Category Archives: etching

Artist Update: Matina Marki Tillman

Unlocker by Matina Marki Tillman

Unlocker by Matina Marki Tillman

The New York Society of Etchers 3rd National Intaglio Exhibition, held at New York City’s National Arts Club, concluded last month after another beautifully executed opening and show. The opening was an elegant event, well-attended by artists and art-lovers alike, in the vibrant National Arts Club gallery. WPG Artist Member Matina Marki Tillman was one of the artists selected for the exhibition, and attended the opening. Dr. Leonard Moss and Dr. Muriel Moss, founding members of the Print Club of New York, curated the exhibition which showcased an outstanding collection of drypoints, etchings, mezzotints, solarplate etchings, and more.

Matina’s work featured in the exhibition was from a series of direct etchings of charcoal drawings onto solarplates, several of which are currently on display in WPG’s “Distant Voices” six-member exhibition.  This exhibition will run through the month of July in WPG’s main gallery.

Printmaking 101: Intaglio and Relief revisited

Ooooh, remember the Art Babble pressure + ink video we linked to last week on lithography?  They have one for intaglio and for relief printing, too!  They’re shorter than the litho video, but you can still see the materials and differences.  Enjoy!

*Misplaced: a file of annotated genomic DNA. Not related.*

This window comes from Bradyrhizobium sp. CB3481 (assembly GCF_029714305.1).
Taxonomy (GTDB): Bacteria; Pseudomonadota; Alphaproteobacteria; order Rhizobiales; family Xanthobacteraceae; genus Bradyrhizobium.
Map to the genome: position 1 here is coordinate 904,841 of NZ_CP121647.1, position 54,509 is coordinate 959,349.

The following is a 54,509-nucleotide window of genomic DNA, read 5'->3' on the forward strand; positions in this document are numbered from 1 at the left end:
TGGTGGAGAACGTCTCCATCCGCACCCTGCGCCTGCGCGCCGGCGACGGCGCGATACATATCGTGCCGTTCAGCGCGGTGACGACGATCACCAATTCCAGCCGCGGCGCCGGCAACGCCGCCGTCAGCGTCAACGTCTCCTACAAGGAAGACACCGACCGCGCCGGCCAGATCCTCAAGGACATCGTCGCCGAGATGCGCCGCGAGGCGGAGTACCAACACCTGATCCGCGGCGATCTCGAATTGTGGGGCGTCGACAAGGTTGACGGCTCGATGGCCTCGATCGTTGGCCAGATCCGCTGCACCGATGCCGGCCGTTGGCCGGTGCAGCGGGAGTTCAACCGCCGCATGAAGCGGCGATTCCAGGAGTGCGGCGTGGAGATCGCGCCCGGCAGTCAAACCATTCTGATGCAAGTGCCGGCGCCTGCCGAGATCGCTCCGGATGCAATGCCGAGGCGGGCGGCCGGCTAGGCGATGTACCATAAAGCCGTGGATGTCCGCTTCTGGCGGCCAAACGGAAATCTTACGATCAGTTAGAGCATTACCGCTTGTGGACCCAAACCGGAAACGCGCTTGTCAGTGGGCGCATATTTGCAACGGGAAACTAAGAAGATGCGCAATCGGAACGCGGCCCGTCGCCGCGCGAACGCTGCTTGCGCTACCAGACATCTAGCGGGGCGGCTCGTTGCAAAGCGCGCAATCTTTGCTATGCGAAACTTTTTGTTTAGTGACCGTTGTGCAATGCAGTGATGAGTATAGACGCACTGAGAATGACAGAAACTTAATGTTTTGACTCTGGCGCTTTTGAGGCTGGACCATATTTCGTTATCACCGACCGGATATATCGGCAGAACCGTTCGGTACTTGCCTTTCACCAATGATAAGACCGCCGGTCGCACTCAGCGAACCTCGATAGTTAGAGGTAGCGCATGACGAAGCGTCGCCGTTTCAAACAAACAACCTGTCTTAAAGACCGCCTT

July 2012 Show Pics

Here is a quick slideshow of some of the work up in the gallery this month from Three Figurative Printmakers as well as Eric Robinson’s Press Room Mini Solo, Fragments.  This is by no means exhaustive–Eric has over 600 small prints up, Three Figurative Printmakers has 47 prints, and then there’s the member show as well, not pictured here.  Come in and visit us!

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Sneak Peek: A Thing or Two

"Blues Alley" by Ellen Verdon Winkler

WPG artist Ellen Verdon Winkler is busy gearing up for her May solo exhibition, A Thing or Two.  We just posted 18 of Ellen’s new prints on our website. You can see a few here, along with her artist statement, below.  Mark your calendars for her Opening Reception on May 5th!

Most of the work prepared for this show was done in the last 12 months. The work began with monotypes done in Rock Creek Park. They were studies of the rock formations that line the creek.

I thought it would be interesting to try one of those images as an etching, so I began to focus my attention on the various intaglio methods. The work included a number of landscapes and outdoor scenes, and several prints done from sketches of riders on the subway.

"Day Lily Capsules" by Ellen Verdon Winkler

As winter approached and I was unable to continue working out of doors, I began studies of small objects. Some of these were from my garden, but one was an object that I found in the street on a gray November day… a lost pompom.

I rescued that item, and began to work with it and with other things I found or made. My concern was not the object itself, but the marks I was making to describe it. Those marks were made with techniques that included drypoint, hard and soft ground, and engraving.
My greatest interest in the works in this show is in texture of the prints. Engraving particularly leaves a thick ropey line of ink on the surface of the print. The surface marks are unique to hand pulled prints and have fascinated me because of the added dimension of “data” embedded in the print.